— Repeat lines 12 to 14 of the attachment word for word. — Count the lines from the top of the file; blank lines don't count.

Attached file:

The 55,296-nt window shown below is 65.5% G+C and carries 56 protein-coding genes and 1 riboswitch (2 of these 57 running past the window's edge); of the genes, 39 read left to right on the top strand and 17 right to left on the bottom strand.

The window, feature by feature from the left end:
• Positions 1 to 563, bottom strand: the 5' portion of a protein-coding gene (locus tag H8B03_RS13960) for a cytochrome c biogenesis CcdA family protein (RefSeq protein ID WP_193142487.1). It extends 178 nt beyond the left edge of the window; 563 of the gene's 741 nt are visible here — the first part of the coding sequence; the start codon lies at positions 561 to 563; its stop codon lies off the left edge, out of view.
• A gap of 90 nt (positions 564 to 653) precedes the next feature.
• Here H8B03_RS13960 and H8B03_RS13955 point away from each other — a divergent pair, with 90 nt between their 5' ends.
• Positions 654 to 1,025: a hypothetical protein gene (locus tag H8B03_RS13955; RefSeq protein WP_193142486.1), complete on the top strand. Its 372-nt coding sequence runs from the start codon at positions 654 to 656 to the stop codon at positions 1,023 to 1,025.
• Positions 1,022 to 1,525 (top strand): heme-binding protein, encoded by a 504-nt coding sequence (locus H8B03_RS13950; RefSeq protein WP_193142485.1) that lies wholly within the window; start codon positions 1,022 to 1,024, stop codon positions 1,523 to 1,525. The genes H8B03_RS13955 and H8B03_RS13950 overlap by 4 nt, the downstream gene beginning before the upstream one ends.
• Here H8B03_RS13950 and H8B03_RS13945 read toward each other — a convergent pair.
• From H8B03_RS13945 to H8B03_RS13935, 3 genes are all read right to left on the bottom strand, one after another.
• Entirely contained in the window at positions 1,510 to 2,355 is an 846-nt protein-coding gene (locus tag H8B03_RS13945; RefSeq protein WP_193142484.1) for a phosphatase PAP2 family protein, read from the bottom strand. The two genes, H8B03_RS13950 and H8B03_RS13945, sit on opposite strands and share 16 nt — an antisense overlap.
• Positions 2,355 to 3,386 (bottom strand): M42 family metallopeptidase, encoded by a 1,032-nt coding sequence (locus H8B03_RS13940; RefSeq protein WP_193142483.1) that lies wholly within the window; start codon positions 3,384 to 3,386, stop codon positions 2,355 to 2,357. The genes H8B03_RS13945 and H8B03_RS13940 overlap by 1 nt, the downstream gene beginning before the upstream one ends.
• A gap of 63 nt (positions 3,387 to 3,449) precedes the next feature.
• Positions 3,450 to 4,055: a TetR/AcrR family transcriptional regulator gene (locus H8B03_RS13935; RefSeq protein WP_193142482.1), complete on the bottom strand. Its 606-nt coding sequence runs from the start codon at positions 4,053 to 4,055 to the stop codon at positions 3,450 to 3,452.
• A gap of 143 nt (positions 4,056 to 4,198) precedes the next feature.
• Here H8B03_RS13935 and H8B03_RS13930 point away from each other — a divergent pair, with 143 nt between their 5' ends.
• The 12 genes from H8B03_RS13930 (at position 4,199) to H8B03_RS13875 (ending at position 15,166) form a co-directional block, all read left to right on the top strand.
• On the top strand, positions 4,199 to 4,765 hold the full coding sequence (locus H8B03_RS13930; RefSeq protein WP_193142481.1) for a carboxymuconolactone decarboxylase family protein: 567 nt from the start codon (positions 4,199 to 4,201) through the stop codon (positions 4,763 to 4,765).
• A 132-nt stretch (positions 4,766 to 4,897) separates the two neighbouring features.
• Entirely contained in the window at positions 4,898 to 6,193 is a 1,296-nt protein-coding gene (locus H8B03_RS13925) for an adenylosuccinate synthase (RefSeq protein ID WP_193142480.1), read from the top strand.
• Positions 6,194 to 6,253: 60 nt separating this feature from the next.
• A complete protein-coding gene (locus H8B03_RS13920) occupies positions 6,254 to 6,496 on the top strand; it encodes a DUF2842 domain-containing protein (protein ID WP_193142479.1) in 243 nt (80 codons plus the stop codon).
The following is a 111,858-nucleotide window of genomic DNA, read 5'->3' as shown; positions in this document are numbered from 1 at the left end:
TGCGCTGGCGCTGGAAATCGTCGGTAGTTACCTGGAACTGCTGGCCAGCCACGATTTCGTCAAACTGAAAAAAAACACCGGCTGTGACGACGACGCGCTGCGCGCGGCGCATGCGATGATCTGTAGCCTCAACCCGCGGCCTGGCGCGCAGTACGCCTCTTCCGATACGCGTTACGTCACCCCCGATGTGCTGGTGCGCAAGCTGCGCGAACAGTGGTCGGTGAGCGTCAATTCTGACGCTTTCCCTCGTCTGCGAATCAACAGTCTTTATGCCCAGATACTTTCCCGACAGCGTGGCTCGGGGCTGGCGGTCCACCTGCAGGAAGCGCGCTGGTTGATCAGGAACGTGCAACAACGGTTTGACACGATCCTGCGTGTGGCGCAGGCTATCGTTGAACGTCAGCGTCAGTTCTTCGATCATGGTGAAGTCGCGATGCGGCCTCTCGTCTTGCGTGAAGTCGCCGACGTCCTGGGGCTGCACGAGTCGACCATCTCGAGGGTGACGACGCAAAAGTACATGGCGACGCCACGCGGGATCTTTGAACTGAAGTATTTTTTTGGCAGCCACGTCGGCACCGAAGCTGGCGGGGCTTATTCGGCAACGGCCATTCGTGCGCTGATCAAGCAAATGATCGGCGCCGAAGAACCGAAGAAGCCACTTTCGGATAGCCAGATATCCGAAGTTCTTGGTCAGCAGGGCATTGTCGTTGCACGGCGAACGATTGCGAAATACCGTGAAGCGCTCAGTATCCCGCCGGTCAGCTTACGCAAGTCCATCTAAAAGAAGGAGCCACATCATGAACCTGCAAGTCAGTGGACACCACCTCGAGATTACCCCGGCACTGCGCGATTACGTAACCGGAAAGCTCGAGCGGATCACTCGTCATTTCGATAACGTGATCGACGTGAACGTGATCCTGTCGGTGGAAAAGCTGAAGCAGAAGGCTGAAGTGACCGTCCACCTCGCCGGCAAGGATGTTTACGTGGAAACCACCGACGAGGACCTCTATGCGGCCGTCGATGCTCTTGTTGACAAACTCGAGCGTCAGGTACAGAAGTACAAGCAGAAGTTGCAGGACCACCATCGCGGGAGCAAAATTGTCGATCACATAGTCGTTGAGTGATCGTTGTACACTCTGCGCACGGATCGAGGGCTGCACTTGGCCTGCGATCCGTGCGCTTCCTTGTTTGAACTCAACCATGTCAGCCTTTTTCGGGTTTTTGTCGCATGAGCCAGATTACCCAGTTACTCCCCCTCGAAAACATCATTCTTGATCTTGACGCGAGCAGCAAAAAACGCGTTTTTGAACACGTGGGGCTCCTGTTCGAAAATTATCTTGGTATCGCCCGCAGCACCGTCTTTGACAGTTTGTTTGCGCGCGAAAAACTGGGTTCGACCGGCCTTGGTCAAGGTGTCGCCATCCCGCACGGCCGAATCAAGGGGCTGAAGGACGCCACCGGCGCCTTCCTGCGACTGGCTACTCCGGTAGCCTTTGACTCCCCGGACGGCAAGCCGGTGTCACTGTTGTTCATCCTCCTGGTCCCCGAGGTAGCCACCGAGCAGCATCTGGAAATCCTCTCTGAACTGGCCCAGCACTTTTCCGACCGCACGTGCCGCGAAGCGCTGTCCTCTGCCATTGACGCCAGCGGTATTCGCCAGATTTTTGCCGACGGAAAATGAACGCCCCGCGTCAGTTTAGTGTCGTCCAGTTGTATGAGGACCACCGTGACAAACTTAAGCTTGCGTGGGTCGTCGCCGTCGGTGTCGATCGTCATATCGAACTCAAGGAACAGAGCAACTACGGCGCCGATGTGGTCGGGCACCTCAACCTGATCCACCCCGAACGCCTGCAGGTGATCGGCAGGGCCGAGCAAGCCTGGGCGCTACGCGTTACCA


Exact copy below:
• A gap of 63 nt (positions 3,387 to 3,449) precedes the next feature.
• Positions 3,450 to 4,055: a TetR/AcrR family transcriptional regulator gene (locus H8B03_RS13935; RefSeq protein WP_193142482.1), complete on the bottom strand. Its 606-nt coding sequence runs from the start codon at positions 4,053 to 4,055 to the stop codon at positions 3,450 to 3,452.
• A gap of 143 nt (positions 4,056 to 4,198) precedes the next feature.